The International Union for Conservation of Nature (IUCN) defines ecotourism as “environmentally responsible travel and visitation to relatively undisturbed natural areas, in order to enjoy and appreciate nature (and any accompanying cultural features- both past and present) that promotes conservations, has low negative visitor impact and provides for beneficially active socio-economic involvement of local populations” (Leung, Spenceley, Hvenegaard, & Buckley, 2015).
Ecotourism is a relatively new industry. In the 1970’s, it was an untested idea that wildlife tourism could be economically beneficial. In 1981, Thresher demonstrated in his article The Economics of a Lion that wildlife tourism in Kenya had a greater economic benefit to the region than hunting (Thresher, 1981). Ecotourism continued to expand in the 1980’s as scientists and film makers ventured into remote regions of the rain forest and isolated coral reefs, the industry expanded rapidly (Wood, 2002). Today, ecotourism is a booming global industry (Orams, 1996).
When ecotourism is executed correctly, it has long reaching positive benefits for the environment and local community. By generating revenue to manage and protect species and their habitats, enabling local peoples, and raising awareness for the need for conservation of habitats and species, ecotourism stands to benefit the local and global populations (De Los Monteros, 2002; Goodwin, 1996).
Wildlife tourism of charismatic animals, like manatees, whales, dolphins, turtles, and sharks, have increased rapidly in recent years (Orams, 1996). Shark ecotourism has been expanding globally for the last several decades (Cisneros-Montemayor, Barnes-Mauthe, Al-Abdulrazzak, Navarro-Holm, & Sumaila, 2013). In 2013, shark watching activities grossed 215 million USD in reporting countries! That is greater than the value of total landed sharks – sharks that are brought into port by commercial and recreational fisheries – in the same year (Cisneros-Montemayor, et al., 2013). And the value of shark ecotourism is only increasing. It is estimated that within 20 years shark ecotourism will gross 785 million USD annually (Cisneros-Montemayor, et al., 2013)! As the global economic value of shark tourism is on the rise, the value of landed sharks has been steadily declining over the past decade likely due to overfishing (Clarke, 2004).
Recently, local and federal governments around the world have been paying more attention to shark ecotourism and the benefits the industry brings. In 2009 Palau created the first shark sanctuary in the world. The sanctuary protects nearly 230,000 sq miles (600,000 sq km) of open ocean (Black, 2009). A region nearly as large as France! Within this area, all commercial fishing is prohibited. Since the creation of that first shark sanctuary, several countries including Honduras, Guam, the Maldives, Micronesia, the Bahamas, and many more have created their own shark sanctuaries and marine protected areas. All huge steps in the right direction! But we still have a long way to go!
If you are thinking about taking part in an ecotourism activity, I implore you to seek an ethical tourism company. Be sure to check local laws and customs to ensure that the company you are booking through is responsible. While ecotourism has the potential to have a positive impact, it can also be damaging for wildlife, the environment, and the local peoples if handled incorrectly. I’ll explore some of those issues next week!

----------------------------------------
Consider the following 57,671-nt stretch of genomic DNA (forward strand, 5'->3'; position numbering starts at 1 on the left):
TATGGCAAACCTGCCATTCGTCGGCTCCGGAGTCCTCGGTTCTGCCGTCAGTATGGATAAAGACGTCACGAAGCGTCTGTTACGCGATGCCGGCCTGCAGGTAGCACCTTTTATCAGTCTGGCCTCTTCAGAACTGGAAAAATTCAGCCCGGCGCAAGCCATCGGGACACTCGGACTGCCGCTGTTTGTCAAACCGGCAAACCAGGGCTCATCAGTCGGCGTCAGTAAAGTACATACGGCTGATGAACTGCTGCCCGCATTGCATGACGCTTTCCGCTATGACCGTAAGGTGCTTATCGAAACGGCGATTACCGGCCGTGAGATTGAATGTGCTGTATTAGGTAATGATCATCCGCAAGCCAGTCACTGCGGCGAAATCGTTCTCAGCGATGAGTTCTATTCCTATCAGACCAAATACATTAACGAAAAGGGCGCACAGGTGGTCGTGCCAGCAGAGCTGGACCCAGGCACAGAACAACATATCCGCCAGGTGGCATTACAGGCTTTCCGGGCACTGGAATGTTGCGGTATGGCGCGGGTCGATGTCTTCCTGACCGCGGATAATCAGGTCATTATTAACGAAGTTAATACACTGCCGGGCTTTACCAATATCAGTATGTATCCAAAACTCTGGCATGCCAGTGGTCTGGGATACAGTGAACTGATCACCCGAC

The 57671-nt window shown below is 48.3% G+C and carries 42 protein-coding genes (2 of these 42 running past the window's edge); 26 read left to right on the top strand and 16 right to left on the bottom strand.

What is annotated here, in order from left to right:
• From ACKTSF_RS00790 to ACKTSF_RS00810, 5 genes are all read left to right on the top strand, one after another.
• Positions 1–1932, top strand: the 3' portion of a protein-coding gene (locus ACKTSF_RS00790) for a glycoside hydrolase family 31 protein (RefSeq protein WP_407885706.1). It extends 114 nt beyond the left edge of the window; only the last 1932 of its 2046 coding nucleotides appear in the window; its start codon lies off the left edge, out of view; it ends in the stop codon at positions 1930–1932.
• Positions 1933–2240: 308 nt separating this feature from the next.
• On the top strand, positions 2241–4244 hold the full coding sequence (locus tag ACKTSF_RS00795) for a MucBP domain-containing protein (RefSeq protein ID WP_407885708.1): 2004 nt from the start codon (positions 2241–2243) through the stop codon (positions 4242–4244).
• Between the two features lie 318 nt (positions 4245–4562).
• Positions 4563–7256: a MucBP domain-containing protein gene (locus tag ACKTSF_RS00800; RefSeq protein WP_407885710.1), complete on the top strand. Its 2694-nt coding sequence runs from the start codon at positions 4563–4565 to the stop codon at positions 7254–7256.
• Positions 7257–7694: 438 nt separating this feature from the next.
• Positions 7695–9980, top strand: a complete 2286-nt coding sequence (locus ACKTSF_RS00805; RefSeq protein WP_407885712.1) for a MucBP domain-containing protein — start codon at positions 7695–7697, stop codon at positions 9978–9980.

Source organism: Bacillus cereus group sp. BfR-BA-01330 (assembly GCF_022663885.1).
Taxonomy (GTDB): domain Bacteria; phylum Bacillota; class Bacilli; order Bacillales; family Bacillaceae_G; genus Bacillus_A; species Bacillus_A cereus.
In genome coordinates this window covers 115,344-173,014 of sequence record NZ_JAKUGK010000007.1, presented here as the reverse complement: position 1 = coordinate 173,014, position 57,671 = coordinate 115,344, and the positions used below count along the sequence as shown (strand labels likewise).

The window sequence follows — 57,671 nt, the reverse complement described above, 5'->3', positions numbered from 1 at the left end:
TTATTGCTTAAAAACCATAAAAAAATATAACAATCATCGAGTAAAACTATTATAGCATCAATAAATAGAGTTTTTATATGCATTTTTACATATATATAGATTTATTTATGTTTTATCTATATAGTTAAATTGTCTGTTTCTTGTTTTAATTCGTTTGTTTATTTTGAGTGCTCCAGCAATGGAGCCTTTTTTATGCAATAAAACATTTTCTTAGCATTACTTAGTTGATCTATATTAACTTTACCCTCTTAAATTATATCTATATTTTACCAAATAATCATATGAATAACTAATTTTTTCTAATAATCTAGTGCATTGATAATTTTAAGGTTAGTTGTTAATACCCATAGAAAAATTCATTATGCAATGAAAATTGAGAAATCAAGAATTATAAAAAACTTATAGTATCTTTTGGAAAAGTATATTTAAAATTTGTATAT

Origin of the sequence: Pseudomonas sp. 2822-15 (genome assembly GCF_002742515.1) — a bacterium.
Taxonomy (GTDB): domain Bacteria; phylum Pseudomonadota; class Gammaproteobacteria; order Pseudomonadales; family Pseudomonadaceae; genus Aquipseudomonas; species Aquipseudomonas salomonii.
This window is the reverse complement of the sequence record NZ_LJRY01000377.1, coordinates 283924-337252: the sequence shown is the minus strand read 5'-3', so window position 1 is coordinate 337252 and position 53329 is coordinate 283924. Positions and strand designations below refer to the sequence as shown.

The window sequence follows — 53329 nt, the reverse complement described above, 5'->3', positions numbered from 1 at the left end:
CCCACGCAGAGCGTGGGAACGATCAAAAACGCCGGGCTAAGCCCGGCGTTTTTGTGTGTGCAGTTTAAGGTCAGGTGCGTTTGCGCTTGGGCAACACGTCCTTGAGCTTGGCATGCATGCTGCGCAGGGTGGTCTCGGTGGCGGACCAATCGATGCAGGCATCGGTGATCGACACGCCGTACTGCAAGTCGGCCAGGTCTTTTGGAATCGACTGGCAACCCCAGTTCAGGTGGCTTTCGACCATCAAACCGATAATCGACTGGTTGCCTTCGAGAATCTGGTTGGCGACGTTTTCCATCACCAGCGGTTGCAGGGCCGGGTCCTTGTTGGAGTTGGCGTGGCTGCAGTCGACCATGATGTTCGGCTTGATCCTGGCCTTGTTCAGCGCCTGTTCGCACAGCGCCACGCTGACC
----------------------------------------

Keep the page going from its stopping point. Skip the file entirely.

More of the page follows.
The new Ocean For Sharks Shop is open! There’s handmade ocean inspired plush animals, canvas paintings, and of course my children’s book, Winifred the Wondrous Whale Shark, available in print and PDF. Be sure to stop by. Remember proceeds benefit shark research and conservation with a donation to Project AWARE!
Remember you can make a difference for marine ecosystems by calling your Congress man or woman and tell them that you care about the quality of our waters! Sharks, rays, and other marine organisms cannot speak or be represented in Congress. They need your voice. Get involved and stand up for sharks. Until next time finatics.
Featured Image Source
Flannery, A. (Photographer). (2017 May 13). Pacific Whale Foundation Cruise, Maui, HI [Digital Image].
Black, R. (2009, September 26). Palau pioneers ‘shark sanctuary.’ BBC. Retrieved from http://news.bbc.co.uk/
Cisneros-Montemayor, A. M., Barnes-Mauthe, M., Al-Abdulrazzak, D., Navarro-Holm, E., & Sumaila, U. R. (2013). Global economic value of shark ecotourism: implications for conservation. Oryx, 47(3), 381–388.
Clarke, S. (2004). Understanding pressures on fishery resources through trade statistics: A pilot study of four products in the Chinese dried seafood market. Fish and Fisheries, 5(1), 53–74.
De Los Monteros, R. L. E. (2002). Evaluating ecotourism in natural protected areas of La Paz Bay, Baja California Sur, Mexico: ecotourism or nature-based tourism? Biodiversity & Conservation, 11(9), 1539–1550.
Goodwin, H. (1996). In pursuit of ecotourism. Biodiversity and Conservation, 5(October 1995), 277–291.
Leung, Y. F., Spenceley, A., Hvenegaard, G., & Buckley, R. (2015). Tourism and visitor management in Protected Areas: Guidelines towards sustainability. Best Practice Protected Area Guidelines Series.
Orams, M. B. (1996). Using Interpretation to Manage Nature-based Tourism. Journal of Sustainable Tourism, 4(2), 81–94.
Thresher, P. (1981). The economics of a lion. Unasylva, 33(134), 34–35.
Wood, M. E. (2002). Ecotourism : Principles, practices , & policies for sustainability. The International Ecotourism Society. Burlington, VT.